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9 Articles
Early Trend of Imported COVID-19 Cases in South Korea
Osong Public Health Res Perspect. 2020;11(3):140-145.   Published online May 4, 2020
DOI: https://doi.org/10.24171/j.phrp.2020.11.3.01
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  • 130 Download
  • 2 Citations
AbstractAbstract PDF

This study aimed to observe the initial trend of imported COVID-19 cases in South Korea since the beginning of the outbreak. All imported cases were classified into 5 regions (China, Asia, Europe, Africa, and America) according to travel history and potential exposure to the COVID-19. The list of countries for which confirmed cases had a travel history (single visit, multiple visits) and presented, were used to estimate the potential “exposure countries” of confirmed cases. For better understanding of the overall imported cases, time differences (day) among 3 major steps (symptom onset, entry to South Korea, laboratory confirmation) were measured based on available data. From the first importation of a COVID-19 case on January 20th, a total of 171 imported cases have been officially reported in South Korea as of March 23rd 2020. The overall trend of importation has significantly changed during this period. Importation of confirmed cases were initially from China, and subsequently from other Asian countries. After that, importation from Europe rapidly increased, with importation from America also increasing. One hundred fifteen (81%) were confirmed within 7 days of symptom onset. One Hundred forty three (84.1%) imported cases were confirmed within a week after entry into South Korea. One hundred seven imported cases (75.9%) developed symptoms within 5 days before or after, entry to South Korea. Streamlined processes of detection, subsequent testing, isolation, and treatment by public health authority, was key in minimizing the risk of secondary transmission.

Coronavirus Disease-19: Quarantine Framework for Travelers Entering Korea
Osong Public Health Res Perspect. 2020;11(3):133-139.   Published online May 8, 2020
DOI: https://doi.org/10.24171/j.phrp.2020.11.3.04
  • 5,036 View
  • 154 Download
  • 6 Citations
AbstractAbstract PDF

South Korea is operating a flexible quarantine management system which is based on the results of epidemiological investigations of patients arriving from overseas with coronavirus disease-19 (COVID-19), and closely monitoring COVID-19 outbreaks. South Korea has designated countries with a localized, high prevalence of infection as “quarantine inspection required areas” and has reinforced quarantine measures by applying special immigration procedures for people entering South Korea. Furthermore, South Korea also provides information on international travel history of entrants (who are South Korean citizens and foreign nationals) to all medical institutions, through the smart quarantine information system. On March 11th 2020, the World Health Organization characterized COVID-19 as a pandemic. Inevitably, the number of patients from overseas with COVID-19 (based on 10,000 people entering South Korea), increased to 10 cases in the second week of March, 37 cases in the third week, and 67.7 cases in the fourth week. However, after enforcing quarantine strengthening measures, and with a decrease in the number of people entering the country, the number of cases decreased to 52.0 in the first week of April.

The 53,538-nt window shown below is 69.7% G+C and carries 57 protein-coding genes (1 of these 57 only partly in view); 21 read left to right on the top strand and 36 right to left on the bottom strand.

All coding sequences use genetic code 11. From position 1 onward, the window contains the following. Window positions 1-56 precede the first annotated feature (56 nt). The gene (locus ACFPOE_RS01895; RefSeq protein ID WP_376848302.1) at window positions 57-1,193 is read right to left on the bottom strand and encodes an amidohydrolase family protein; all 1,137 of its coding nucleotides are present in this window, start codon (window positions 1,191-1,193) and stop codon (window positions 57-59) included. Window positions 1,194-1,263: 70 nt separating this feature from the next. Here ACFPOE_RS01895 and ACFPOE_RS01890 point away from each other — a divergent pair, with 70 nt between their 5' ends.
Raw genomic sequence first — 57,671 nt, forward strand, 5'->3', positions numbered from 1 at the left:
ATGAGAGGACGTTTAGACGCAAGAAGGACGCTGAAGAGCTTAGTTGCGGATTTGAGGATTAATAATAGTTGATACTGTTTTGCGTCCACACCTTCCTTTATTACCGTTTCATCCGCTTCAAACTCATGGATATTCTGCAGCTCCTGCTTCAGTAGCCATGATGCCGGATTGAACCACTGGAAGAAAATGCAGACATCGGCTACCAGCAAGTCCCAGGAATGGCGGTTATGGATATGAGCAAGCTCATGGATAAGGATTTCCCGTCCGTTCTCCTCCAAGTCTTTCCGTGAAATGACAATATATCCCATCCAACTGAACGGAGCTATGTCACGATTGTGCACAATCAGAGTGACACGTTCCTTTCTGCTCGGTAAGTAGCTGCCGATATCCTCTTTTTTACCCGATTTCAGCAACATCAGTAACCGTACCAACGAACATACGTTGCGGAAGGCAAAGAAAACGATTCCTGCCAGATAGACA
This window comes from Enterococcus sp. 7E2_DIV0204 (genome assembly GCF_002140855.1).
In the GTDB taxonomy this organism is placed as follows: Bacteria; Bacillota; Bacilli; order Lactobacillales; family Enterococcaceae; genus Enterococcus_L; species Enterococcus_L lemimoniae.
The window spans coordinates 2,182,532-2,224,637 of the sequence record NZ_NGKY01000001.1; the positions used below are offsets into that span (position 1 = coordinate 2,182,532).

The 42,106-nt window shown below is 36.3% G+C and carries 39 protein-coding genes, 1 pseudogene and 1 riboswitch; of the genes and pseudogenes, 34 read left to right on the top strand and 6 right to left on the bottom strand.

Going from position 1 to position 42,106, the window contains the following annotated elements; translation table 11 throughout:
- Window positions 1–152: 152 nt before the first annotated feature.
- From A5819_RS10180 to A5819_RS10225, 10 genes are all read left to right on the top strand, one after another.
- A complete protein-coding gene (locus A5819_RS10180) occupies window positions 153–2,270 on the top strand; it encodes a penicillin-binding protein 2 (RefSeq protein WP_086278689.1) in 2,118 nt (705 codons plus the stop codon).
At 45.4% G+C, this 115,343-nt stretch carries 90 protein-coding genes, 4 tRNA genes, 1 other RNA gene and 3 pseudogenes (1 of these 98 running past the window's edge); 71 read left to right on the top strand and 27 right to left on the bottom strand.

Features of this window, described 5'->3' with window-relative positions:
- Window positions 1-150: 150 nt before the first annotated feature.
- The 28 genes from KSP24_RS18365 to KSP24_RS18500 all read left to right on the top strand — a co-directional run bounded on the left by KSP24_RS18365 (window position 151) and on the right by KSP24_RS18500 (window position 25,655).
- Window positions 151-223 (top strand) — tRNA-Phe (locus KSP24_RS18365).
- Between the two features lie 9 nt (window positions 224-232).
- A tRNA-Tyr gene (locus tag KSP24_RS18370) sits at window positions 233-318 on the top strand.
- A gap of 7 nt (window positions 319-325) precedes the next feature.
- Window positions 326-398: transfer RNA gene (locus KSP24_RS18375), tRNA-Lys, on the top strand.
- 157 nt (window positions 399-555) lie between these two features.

Coronavirus Disease-19: Summary of 2,370 Contact Investigations of the First 30 Cases in the Republic of Korea
Osong Public Health Res Perspect. 2020;11(2):81-84.   Published online April 30, 2020
DOI: https://doi.org/10.24171/j.phrp.2020.11.2.04
  • 10,047 View
  • 404 Download
  • 45 Citations
AbstractAbstract PDF

Between January 24th and March 10th, a total of 2,370 individuals had contact with the first 30 cases of COVID-19. There were 13 individuals who contracted COVID-19 resulting in a secondary attack rate of 0.55% (95% CI 0.31–0.96). There were 119 household contacts, of which 9 individuals developed COVID-19 resulting in a secondary attack rate of 7.56% (95% CI 3.7–14.26).

Coronavirus Disease-19: The First 7,755 Cases in the Republic of Korea
Osong Public Health Res Perspect. 2020;11(2):85-90.   Published online April 30, 2020
DOI: https://doi.org/10.24171/j.phrp.2020.11.2.05
Correction in: Osong Public Health Res Perspect 2020;11(3):146
  • 17,963 View
  • 675 Download
  • 76 Citations
AbstractAbstract PDF

We report the first 7,755 patients with confirmed COVID-19 in Korea as of March 12th, 2020. A total of 66 deaths have been recorded, giving a case fatality proportion of 0.9%. Older people, and those with comorbidities were at a higher risk of a fatal outcome. The highest number of cases of COVID-19 were in Daegu, followed by Gyeongbuk. This summary may help to understand the disease dynamics in the early phase of the COVID-19 outbreaks, and may therefore, guide future public health measures.

Early Epidemiological and Clinical Characteristics of 28 Cases of Coronavirus Disease in South Korea
Osong Public Health Res Perspect. 2020;11(1):8-14.   Published online February 28, 2020